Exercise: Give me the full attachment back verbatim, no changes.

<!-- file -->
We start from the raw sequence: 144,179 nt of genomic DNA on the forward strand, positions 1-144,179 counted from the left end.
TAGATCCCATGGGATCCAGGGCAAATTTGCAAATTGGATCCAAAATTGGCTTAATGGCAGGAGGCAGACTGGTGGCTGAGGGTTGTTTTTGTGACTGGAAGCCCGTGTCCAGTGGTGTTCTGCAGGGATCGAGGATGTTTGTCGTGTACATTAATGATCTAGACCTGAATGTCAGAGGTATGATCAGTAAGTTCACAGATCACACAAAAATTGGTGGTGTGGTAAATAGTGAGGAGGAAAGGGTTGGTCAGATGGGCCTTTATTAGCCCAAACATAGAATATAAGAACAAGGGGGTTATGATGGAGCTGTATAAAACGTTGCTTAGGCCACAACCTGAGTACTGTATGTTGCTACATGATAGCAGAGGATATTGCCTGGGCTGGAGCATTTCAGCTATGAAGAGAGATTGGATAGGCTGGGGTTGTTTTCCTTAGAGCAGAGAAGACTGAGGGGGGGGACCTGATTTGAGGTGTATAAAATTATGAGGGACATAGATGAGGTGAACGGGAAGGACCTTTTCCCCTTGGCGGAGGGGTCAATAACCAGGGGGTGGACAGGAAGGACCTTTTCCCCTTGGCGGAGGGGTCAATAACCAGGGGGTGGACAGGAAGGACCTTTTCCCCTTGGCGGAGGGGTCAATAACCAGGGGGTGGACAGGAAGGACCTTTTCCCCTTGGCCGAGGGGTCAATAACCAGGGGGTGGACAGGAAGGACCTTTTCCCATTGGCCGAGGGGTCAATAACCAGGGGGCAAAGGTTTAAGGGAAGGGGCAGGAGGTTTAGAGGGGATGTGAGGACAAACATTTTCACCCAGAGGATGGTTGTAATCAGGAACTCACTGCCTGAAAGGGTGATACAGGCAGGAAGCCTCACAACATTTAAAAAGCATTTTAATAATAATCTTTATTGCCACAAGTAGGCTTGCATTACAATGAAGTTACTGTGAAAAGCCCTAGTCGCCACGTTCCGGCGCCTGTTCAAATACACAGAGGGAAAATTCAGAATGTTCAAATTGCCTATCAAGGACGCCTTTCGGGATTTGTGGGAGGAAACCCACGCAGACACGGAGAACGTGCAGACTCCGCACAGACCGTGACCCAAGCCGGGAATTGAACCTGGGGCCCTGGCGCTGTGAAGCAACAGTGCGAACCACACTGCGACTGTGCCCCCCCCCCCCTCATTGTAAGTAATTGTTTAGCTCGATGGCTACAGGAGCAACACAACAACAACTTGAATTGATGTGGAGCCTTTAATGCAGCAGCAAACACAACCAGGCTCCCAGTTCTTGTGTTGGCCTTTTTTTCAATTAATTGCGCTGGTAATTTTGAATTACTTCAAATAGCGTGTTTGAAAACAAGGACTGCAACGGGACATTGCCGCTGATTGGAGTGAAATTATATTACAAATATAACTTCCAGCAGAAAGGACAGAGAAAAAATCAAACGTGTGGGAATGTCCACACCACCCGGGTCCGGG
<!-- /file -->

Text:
We start from the raw sequence: 144,179 nt of genomic DNA on the forward strand, positions 1-144,179 counted from the left end.
TAGATCCCATGGGATCCAGGGCAAATTTGCAAATTGGATCCAAAATTGGCTTAATGGCAGGAGGCAGACTGGTGGCTGAGGGTTGTTTTTGTGACTGGAAGCCCGTGTCCAGTGGTGTTCTGCAGGGATCGAGGATGTTTGTCGTGTACATTAATGATCTAGACCTGAATGTCAGAGGTATGATCAGTAAGTTCACAGATCACACAAAAATTGGTGGTGTGGTAAATAGTGAGGAGGAAAGGGTTGGTCAGATGGGCCTTTATTAGCCCAAACATAGAATATAAGAACAAGGGGGTTATGATGGAGCTGTATAAAACGTTGCTTAGGCCACAACCTGAGTACTGTATGTTGCTACATGATAGCAGAGGATATTGCCTGGGCTGGAGCATTTCAGCTATGAAGAGAGATTGGATAGGCTGGGGTTGTTTTCCTTAGAGCAGAGAAGACTGAGGGGGGGGACCTGATTTGAGGTGTATAAAATTATGAGGGACATAGATGAGGTGAACGGGAAGGACCTTTTCCCCTTGGCGGAGGGGTCAATAACCAGGGGGTGGACAGGAAGGACCTTTTCCCCTTGGCGGAGGGGTCAATAACCAGGGGGTGGACAGGAAGGACCTTTTCCCCTTGGCGGAGGGGTCAATAACCAGGGGGTGGACAGGAAGGACCTTTTCCCCTTGGCCGAGGGGTCAATAACCAGGGGGTGGACAGGAAGGACCTTTTCCCATTGGCCGAGGGGTCAATAACCAGGGGGCAAAGGTTTAAGGGAAGGGGCAGGAGGTTTAGAGGGGATGTGAGGACAAACATTTTCACCCAGAGGATGGTTGTAATCAGGAACTCACTGCCTGAAAGGGTGATACAGGCAGGAAGCCTCACAACATTTAAAAAGCATTTTAATAATAATCTTTATTGCCACAAGTAGGCTTGCATTACAATGAAGTTACTGTGAAAAGCCCTAGTCGCCACGTTCCGGCGCCTGTTCAAATACACAGAGGGAAAATTCAGAATGTTCAAATTGCCTATCAAGGACGCCTTTCGGGATTTGTGGGAGGAAACCCACGCAGACACGGAGAACGTGCAGACTCCGCACAGACCGTGACCCAAGCCGGGAATTGAACCTGGGGCCCTGGCGCTGTGAAGCAACAGTGCGAACCACACTGCGACTGTGCCCCCCCCCCCCTCATTGTAAGTAATTGTTTAGCTCGATGGCTACAGGAGCAACACAACAACAACTTGAATTGATGTGGAGCCTTTAATGCAGCAGCAAACACAACCAGGCTCCCAGTTCTTGTGTTGGCCTTTTTTTCAATTAATTGCGCTGGTAATTTTGAATTACTTCAAATAGCGTGTTTGAAAACAAGGACTGCAACGGGACATTGCCGCTGATTGGAGTGAAATTATATTACAAATATAACTTCCAGCAGAAAGGACAGAGAAAAAATCAAACGTGTGGGAATGTCCACACCACCCGGGTCCGGG